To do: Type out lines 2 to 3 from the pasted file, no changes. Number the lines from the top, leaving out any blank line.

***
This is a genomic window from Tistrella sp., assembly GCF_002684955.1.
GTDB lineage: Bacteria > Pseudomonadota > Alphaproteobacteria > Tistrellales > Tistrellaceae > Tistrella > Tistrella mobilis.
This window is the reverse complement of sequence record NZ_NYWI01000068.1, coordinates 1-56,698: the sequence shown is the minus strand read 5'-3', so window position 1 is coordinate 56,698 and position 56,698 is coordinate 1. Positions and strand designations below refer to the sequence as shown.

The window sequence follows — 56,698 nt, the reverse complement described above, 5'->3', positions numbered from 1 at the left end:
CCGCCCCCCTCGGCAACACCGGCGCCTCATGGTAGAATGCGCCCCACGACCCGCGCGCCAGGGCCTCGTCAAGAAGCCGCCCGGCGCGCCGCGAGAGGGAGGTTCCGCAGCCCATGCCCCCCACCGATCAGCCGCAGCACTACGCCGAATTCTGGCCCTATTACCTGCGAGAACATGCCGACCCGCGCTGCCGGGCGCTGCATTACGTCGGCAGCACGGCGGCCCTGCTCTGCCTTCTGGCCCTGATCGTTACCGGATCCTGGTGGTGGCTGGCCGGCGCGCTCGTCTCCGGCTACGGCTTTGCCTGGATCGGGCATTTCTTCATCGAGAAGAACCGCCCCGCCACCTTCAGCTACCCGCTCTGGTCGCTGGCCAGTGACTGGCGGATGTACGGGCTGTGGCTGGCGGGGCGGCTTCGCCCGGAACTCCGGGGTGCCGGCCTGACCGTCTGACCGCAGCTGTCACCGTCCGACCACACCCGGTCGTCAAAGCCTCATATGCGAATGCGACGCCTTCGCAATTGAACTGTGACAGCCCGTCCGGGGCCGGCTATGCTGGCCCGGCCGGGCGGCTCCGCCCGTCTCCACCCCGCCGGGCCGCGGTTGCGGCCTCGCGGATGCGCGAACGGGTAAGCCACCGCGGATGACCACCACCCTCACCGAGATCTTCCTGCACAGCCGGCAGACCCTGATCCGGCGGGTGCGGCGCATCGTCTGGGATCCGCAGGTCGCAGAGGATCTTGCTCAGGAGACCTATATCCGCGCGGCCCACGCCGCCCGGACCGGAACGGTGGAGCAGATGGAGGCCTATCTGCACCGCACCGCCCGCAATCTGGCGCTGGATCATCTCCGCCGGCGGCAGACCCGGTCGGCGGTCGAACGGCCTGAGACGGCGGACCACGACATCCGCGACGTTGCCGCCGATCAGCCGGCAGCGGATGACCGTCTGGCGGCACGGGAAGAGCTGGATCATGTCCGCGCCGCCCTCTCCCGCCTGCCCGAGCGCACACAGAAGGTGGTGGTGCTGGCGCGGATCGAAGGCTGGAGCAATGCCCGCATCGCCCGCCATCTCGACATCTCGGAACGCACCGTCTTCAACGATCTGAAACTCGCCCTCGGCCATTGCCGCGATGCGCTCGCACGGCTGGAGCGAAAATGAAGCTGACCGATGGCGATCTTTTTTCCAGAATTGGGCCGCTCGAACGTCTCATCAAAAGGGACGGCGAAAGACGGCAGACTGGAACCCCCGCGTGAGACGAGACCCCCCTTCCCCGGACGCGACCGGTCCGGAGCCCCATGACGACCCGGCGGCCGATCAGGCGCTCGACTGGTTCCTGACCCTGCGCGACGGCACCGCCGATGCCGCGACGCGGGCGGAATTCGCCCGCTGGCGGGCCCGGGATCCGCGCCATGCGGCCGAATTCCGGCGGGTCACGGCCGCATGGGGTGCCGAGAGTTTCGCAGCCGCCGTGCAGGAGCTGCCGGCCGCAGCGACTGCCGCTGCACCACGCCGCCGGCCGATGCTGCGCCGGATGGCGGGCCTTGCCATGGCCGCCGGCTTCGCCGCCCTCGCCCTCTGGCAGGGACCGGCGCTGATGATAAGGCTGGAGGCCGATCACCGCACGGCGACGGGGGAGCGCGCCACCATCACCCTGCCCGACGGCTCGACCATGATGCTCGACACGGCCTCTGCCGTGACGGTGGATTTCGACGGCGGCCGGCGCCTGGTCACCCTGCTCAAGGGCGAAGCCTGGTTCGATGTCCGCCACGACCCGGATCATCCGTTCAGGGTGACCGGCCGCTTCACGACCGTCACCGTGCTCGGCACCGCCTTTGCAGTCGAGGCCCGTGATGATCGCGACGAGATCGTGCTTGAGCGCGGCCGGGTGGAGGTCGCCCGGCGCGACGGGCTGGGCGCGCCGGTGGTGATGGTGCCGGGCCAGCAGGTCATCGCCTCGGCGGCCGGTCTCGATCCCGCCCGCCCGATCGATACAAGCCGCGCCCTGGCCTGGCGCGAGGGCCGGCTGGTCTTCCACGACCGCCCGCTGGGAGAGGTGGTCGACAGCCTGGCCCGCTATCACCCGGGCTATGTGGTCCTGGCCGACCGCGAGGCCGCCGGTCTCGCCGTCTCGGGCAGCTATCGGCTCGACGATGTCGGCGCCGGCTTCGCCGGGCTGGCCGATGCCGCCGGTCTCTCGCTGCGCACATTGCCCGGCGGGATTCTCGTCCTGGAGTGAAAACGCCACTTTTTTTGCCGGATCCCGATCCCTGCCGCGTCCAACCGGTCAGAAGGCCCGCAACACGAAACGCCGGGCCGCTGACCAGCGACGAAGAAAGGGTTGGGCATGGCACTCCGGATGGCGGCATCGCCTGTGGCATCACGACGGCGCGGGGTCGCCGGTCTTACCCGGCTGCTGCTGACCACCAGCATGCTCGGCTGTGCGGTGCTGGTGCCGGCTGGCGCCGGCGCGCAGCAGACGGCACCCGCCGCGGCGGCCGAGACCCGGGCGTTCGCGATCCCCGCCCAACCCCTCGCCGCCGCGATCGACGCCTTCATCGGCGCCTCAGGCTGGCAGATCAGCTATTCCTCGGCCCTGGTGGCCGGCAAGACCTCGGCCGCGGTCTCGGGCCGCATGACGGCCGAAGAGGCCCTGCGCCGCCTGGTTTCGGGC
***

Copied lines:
GTDB lineage: Bacteria > Pseudomonadota > Alphaproteobacteria > Tistrellales > Tistrellaceae > Tistrella > Tistrella mobilis.
This window is the reverse complement of sequence record NZ_NYWI01000068.1, coordinates 1-56,698: the sequence shown is the minus strand read 5'-3', so window position 1 is coordinate 56,698 and position 56,698 is coordinate 1. Positions and strand designations below refer to the sequence as shown.